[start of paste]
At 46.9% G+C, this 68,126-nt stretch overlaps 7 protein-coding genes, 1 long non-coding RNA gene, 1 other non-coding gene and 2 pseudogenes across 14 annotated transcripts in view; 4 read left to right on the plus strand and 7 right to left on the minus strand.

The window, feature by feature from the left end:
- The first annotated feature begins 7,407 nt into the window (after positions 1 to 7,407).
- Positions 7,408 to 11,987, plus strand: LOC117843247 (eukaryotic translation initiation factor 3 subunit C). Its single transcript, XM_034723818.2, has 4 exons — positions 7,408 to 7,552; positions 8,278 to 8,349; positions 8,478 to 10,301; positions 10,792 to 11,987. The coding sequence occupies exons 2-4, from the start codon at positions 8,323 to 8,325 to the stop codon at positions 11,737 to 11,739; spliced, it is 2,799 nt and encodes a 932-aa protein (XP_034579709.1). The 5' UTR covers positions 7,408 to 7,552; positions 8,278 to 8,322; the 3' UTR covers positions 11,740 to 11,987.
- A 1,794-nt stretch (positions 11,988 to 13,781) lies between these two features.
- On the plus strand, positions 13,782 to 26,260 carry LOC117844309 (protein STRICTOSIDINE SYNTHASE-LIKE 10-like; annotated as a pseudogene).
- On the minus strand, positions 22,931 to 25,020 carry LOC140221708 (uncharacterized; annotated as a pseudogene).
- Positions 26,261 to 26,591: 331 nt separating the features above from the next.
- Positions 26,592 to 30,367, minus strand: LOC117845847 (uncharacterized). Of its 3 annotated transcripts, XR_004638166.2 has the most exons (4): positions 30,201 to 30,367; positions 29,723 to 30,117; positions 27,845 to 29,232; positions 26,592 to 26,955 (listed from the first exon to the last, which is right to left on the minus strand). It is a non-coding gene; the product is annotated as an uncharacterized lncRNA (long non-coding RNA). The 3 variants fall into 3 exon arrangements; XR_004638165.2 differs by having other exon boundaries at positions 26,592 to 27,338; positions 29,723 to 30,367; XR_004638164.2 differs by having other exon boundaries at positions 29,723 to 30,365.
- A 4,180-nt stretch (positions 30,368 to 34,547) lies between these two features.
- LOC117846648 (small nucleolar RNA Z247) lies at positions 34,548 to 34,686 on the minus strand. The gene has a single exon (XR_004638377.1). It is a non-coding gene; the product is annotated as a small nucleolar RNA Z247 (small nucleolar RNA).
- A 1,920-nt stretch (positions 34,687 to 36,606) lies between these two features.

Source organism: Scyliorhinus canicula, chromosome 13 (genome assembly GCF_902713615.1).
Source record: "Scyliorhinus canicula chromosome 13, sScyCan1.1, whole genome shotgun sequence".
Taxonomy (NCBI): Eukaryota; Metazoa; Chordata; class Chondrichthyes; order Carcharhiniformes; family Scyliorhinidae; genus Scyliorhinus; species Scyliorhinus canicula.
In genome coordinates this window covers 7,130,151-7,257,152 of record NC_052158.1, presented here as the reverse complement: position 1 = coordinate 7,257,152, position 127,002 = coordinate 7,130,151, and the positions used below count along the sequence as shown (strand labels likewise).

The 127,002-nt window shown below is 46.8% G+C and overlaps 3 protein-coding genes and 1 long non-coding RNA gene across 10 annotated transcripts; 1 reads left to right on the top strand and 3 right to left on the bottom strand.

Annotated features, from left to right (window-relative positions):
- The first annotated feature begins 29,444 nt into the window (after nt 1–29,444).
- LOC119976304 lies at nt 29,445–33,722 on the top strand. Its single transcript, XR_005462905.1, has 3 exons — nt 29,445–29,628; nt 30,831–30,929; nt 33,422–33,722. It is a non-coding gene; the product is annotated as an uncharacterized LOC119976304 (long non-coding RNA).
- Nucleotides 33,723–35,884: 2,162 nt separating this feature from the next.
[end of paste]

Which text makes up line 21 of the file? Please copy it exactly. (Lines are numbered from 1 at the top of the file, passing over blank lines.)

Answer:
- Nucleotides 33,723–35,884: 2,162 nt separating this feature from the next.